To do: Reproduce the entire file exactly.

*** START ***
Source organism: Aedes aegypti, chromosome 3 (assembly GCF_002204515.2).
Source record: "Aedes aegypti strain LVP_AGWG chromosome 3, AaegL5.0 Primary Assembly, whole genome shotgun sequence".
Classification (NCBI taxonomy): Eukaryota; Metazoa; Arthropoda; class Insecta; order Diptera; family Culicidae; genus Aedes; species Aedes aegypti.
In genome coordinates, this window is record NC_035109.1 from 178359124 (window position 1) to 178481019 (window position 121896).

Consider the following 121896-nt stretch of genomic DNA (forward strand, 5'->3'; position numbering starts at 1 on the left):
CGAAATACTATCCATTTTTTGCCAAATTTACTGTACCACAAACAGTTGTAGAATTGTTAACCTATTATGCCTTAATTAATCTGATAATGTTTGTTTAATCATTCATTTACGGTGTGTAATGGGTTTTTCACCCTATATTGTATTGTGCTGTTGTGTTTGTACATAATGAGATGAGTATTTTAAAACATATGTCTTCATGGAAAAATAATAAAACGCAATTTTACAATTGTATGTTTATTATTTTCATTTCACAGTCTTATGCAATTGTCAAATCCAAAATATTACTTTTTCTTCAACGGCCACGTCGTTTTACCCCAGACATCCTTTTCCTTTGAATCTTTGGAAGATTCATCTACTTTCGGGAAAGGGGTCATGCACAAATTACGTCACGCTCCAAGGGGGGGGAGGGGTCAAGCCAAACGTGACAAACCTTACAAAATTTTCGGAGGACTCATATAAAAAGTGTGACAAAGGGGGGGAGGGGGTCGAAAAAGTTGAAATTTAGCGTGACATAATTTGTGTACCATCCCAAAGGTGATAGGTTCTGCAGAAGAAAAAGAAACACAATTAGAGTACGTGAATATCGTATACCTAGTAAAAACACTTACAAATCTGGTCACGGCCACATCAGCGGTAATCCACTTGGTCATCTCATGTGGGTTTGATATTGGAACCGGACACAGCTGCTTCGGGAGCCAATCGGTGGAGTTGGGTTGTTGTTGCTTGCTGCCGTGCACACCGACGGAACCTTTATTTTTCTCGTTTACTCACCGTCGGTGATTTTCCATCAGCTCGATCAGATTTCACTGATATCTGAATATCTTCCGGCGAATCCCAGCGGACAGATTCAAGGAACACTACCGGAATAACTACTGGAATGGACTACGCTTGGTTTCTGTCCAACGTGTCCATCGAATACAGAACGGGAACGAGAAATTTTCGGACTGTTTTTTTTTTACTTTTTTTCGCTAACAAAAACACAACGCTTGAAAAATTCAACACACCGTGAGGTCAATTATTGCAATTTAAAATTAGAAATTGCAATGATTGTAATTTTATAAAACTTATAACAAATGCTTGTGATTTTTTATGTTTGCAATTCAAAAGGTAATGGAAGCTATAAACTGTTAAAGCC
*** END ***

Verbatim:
Source organism: Aedes aegypti, chromosome 3 (assembly GCF_002204515.2).
Source record: "Aedes aegypti strain LVP_AGWG chromosome 3, AaegL5.0 Primary Assembly, whole genome shotgun sequence".
Classification (NCBI taxonomy): Eukaryota; Metazoa; Arthropoda; class Insecta; order Diptera; family Culicidae; genus Aedes; species Aedes aegypti.
In genome coordinates, this window is record NC_035109.1 from 178359124 (window position 1) to 178481019 (window position 121896).

Consider the following 121896-nt stretch of genomic DNA (forward strand, 5'->3'; position numbering starts at 1 on the left):
CGAAATACTATCCATTTTTTGCCAAATTTACTGTACCACAAACAGTTGTAGAATTGTTAACCTATTATGCCTTAATTAATCTGATAATGTTTGTTTAATCATTCATTTACGGTGTGTAATGGGTTTTTCACCCTATATTGTATTGTGCTGTTGTGTTTGTACATAATGAGATGAGTATTTTAAAACATATGTCTTCATGGAAAAATAATAAAACGCAATTTTACAATTGTATGTTTATTATTTTCATTTCACAGTCTTATGCAATTGTCAAATCCAAAATATTACTTTTTCTTCAACGGCCACGTCGTTTTACCCCAGACATCCTTTTCCTTTGAATCTTTGGAAGATTCATCTACTTTCGGGAAAGGGGTCATGCACAAATTACGTCACGCTCCAAGGGGGGGGAGGGGTCAAGCCAAACGTGACAAACCTTACAAAATTTTCGGAGGACTCATATAAAAAGTGTGACAAAGGGGGGGAGGGGGTCGAAAAAGTTGAAATTTAGCGTGACATAATTTGTGTACCATCCCAAAGGTGATAGGTTCTGCAGAAGAAAAAGAAACACAATTAGAGTACGTGAATATCGTATACCTAGTAAAAACACTTACAAATCTGGTCACGGCCACATCAGCGGTAATCCACTTGGTCATCTCATGTGGGTTTGATATTGGAACCGGACACAGCTGCTTCGGGAGCCAATCGGTGGAGTTGGGTTGTTGTTGCTTGCTGCCGTGCACACCGACGGAACCTTTATTTTTCTCGTTTACTCACCGTCGGTGATTTTCCATCAGCTCGATCAGATTTCACTGATATCTGAATATCTTCCGGCGAATCCCAGCGGACAGATTCAAGGAACACTACCGGAATAACTACTGGAATGGACTACGCTTGGTTTCTGTCCAACGTGTCCATCGAATACAGAACGGGAACGAGAAATTTTCGGACTGTTTTTTTTTTACTTTTTTTCGCTAACAAAAACACAACGCTTGAAAAATTCAACACACCGTGAGGTCAATTATTGCAATTTAAAATTAGAAATTGCAATGATTGTAATTTTATAAAACTTATAACAAATGCTTGTGATTTTTTATGTTTGCAATTCAAAAGGTAATGGAAGCTATAAACTGTTAAAGCC